Pictured: Andy Christoforou (left) and Michael Koutsoubis (right) stand outside their offices in Queens, N.Y., wearing the virtual reality headsets used by Mythic VR’s clients to visualize designs.
It’s hard to imagine what video games and architecture have in common, but two NYIT graduates have figured out a way to apply video game technology to architectural design and visualization. Their company, Mythic VR, offers an innovative way for real estate customers to “see” a property design virtually—before it even exists.
Michael Koutsoubis (B.Arch. ’14) and Andy Christoforou (B.Arch. ’14) first met playing league volleyball on rival teams in Long Island. Their paths crossed again late in their college career during a thesis class for NYIT’s five-year architecture program. They teamed up, and in 2013, they won an NYIT design competition.
After graduation, the two reconnected at an annual event for young alumni from NYIT School of Architecture and Design. “We talked about what we were working on,” says Koutsoubis. “Andy was experimenting with Unreal Engine [a technology used for video games that creates “real-time” experiences].” The rest, as they say, is history.
In real estate, developers will typically show buyers blueprints and models of units, but Mythic VR creates full-scale 3-D models for its clients to experience. “Instead of looking at a fixed image, a person puts on a VR headset and can explore a proposal like they would in a video game,” explains Koutsoubis. (Watch a demo.)
“We basically had to become game designers and software engineers,” says Christoforou. They knew how to build the 3-D models, he says, but had to prepare that model for people to virtually enter it. The duo also had to teach themselves how to launch and manage a business. “We watched a lot of YouTube videos,” laughs Christoforou. Both were employed at other jobs and spent months working after hours to develop their concept and research competitors in the market, and then incorporating as an LLC.
While theirs is not the only virtual “realty” product in existence, the partners are dedicated to creating the best immersive experience possible, sticking solely with desktop VR as opposed to mobile access. “In mobile, the quality is not there,” explains Christoforou. “Desktop offers a smoother experience; people are able to interact and it is much more immersive with body-tracking technology,” he adds. “Clients choose us because we can offer that level of photorealism in real-time. It’s not cartoony.”
Koutsoubis’ expertise is on the design of the VR user interface—how the person can control and change the virtual environment, use hand-held controllers, and access data. Christoforou, on the other hand, focuses on “architectural visualization,” building all of the materials, lighting, and details that the user will see.
Of course, there is some getting used to the headgear and equipment use. “Everyone reacts to it differently,” explains Koutsoubis. “Some people are hesitant to try the headset for fear of nausea, but we've found that by enabling a user to physically walk, instead of simulating motion, nausea is no longer a concern. A blue grid does warn the wearer when they approach the end of the space,” he says.
While Mythic VR started with single-family home buyers, their current client list includes architecture firms, large corporations, and real estate developers. Clients use their products both in design and sales. Mythic VR helps designers conceptualize an idea and experience it full-scale, while on the sales side, the tool helps buyers decide whether or not to buy property before ground has been broken. “We’re building virtual reality centers in real estate offices,” says Koutsoubis. “It saves costs because [the realtor] can sell prior to construction without needing a full-scale model unit, and it saves time because they can show their entire catalog of properties to a client in a single appointment.” They’ve also connected with a well-known startup accelerator in Silicon Valley and recently launched a VR center in Brooklyn for new development pre-sales.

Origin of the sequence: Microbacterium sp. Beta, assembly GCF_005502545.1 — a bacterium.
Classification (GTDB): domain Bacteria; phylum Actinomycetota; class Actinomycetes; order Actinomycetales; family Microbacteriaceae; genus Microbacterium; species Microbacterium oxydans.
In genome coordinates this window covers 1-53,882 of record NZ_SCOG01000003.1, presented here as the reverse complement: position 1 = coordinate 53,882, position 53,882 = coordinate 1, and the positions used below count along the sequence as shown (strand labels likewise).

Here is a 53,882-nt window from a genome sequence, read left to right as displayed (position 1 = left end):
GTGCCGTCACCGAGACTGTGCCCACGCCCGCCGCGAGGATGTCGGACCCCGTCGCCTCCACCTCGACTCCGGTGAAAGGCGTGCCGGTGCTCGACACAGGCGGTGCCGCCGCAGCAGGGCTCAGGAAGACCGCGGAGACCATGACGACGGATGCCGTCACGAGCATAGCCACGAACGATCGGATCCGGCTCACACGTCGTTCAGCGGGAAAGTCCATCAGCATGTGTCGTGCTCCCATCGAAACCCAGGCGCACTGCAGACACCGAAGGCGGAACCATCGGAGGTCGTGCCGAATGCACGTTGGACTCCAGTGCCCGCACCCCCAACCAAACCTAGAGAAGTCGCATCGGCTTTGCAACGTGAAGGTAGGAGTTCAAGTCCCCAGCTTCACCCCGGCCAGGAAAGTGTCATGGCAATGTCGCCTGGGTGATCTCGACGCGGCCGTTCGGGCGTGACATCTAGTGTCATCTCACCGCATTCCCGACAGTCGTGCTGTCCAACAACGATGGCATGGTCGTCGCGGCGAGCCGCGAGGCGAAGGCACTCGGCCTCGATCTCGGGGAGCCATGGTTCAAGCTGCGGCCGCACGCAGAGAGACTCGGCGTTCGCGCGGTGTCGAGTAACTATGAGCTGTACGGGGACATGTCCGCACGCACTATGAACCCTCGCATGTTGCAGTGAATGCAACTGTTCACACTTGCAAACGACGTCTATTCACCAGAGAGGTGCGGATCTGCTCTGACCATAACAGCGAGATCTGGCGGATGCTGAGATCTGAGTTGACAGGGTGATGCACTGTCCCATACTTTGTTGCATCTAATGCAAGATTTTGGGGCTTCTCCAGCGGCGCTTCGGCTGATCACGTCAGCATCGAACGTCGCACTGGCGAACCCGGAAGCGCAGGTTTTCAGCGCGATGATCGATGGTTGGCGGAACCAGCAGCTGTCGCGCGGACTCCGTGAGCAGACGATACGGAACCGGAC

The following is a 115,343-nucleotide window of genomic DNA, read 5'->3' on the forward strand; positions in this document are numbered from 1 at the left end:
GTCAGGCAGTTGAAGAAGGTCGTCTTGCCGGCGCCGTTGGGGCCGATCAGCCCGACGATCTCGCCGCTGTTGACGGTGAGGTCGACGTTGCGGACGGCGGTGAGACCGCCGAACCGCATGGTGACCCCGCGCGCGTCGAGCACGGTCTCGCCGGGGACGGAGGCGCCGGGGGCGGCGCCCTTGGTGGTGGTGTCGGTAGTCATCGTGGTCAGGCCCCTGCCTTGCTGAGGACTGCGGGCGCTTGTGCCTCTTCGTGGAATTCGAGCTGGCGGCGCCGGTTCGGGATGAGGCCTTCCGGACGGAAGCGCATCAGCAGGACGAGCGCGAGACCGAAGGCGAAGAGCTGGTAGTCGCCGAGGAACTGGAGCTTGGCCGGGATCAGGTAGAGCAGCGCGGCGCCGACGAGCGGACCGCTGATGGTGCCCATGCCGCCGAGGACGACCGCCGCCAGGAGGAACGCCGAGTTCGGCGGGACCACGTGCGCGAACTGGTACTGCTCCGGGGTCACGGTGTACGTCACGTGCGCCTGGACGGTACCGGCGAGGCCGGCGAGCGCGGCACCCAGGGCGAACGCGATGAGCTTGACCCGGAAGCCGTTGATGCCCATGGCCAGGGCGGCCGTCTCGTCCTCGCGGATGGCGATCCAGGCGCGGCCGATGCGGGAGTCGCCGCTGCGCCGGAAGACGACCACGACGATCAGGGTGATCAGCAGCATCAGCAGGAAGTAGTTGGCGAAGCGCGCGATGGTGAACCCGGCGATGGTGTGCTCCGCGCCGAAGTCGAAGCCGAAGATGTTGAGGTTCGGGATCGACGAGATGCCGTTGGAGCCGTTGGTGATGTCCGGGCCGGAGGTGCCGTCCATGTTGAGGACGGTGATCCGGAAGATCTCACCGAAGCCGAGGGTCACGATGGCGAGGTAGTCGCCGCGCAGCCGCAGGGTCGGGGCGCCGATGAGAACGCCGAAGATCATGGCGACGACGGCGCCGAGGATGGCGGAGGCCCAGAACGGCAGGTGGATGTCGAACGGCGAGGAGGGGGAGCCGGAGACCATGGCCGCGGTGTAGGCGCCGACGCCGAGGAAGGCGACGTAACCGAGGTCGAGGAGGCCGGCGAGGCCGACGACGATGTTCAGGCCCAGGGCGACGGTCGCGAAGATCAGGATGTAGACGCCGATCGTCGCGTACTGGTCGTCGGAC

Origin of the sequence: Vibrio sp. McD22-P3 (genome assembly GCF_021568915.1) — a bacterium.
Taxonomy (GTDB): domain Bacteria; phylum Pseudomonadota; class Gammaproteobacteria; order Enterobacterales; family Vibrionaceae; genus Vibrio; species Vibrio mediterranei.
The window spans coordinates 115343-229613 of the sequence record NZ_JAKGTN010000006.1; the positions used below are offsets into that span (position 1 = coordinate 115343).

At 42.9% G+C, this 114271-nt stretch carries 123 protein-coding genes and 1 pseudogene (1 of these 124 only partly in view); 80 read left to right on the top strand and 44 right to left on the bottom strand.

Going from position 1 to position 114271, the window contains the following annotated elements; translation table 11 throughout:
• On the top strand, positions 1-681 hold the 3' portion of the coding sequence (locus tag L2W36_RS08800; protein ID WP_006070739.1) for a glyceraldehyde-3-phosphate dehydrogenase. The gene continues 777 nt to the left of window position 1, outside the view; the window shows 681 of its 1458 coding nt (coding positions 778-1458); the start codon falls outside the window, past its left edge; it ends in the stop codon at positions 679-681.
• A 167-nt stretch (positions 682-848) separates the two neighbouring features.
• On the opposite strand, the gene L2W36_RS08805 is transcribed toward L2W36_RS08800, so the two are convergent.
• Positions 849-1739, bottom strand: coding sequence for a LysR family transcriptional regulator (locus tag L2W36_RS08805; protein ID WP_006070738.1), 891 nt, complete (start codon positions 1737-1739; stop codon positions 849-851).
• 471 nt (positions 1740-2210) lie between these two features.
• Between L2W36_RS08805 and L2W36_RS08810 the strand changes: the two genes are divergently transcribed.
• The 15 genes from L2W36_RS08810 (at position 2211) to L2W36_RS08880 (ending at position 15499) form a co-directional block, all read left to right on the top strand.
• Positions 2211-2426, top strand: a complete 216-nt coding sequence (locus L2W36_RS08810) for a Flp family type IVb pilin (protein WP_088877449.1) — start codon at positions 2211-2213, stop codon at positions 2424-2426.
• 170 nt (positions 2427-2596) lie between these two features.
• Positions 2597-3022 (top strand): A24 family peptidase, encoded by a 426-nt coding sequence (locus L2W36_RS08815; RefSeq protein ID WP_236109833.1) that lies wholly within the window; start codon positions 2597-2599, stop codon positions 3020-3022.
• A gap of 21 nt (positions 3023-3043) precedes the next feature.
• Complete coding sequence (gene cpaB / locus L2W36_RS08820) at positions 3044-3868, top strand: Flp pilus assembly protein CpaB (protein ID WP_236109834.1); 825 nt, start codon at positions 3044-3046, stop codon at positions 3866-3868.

These two innovators don’t see a disconnect between their formal architectural training and their current endeavors either. “Having a design degree in architecture is potentially undervalued because you can apply it in multiple ways,” says Koutsoubis. “For example, I’m not designing buildings, but I am designing 3-D user interfaces,” he says. “We came from a program where you had to have a lot of focus, drive, and patience to develop a design to its fullest potential.”
And their relationship with NYIT may not be over. Through a connection with Christopher D’Andrea, a 3-D designer and art director and advisor to NYIT’s Center of Excellence in Data Visualization, Entertainment, and Education Engineering, the team met with Charles Matz, associate professor and director of the center. The hope is that Mythic VR will be able to partner with the center and to provide future access for students and faculty members to their VR technology. “Mythic’s outlook on Virtual Reality is in-line with what the center believes is the future for digital media consumption,” says D’Andrea about the potential partnership. “We eagerly await to see where the path with Mythic will take us.”
But for now, as their business grows and evolves, Koutsoubis and Christoforou are enjoying the ride, traveling to California, Florida, and even Kentucky, and adapting their product for the needs of their growing client list. “We’re happy where we are now and the direction we’re moving in,” says Koutsoubis. “We’re looking to create a VR marketplace, where buyers can browse a city’s available real estate in a single session,” he says.
By Emily Rogan